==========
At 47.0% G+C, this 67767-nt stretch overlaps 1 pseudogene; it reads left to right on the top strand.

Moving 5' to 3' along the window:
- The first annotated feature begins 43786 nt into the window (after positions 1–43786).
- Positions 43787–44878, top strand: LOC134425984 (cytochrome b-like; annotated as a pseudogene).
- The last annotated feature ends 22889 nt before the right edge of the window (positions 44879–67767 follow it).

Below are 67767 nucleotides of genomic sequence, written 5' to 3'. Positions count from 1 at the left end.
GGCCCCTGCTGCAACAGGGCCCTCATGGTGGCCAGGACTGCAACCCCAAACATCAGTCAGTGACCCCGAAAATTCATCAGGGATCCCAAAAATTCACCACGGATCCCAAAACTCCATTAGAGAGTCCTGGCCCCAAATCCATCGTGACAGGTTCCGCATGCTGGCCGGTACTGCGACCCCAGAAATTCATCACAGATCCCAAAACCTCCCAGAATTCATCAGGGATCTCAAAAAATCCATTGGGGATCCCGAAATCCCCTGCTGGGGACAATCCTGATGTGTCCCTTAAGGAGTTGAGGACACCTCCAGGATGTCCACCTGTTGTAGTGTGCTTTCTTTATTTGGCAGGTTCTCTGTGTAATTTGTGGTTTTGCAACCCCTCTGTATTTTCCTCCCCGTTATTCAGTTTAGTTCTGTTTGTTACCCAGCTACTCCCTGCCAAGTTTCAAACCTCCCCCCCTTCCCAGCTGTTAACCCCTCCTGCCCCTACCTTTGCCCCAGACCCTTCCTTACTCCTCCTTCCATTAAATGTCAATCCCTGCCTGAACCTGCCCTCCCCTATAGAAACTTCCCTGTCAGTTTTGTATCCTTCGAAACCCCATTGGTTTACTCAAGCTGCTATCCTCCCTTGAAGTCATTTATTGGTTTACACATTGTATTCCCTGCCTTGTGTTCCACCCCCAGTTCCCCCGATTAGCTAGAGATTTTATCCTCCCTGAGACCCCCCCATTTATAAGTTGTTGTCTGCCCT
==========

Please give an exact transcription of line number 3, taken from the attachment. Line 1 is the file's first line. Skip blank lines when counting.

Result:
- The first annotated feature begins 43786 nt into the window (after positions 1–43786).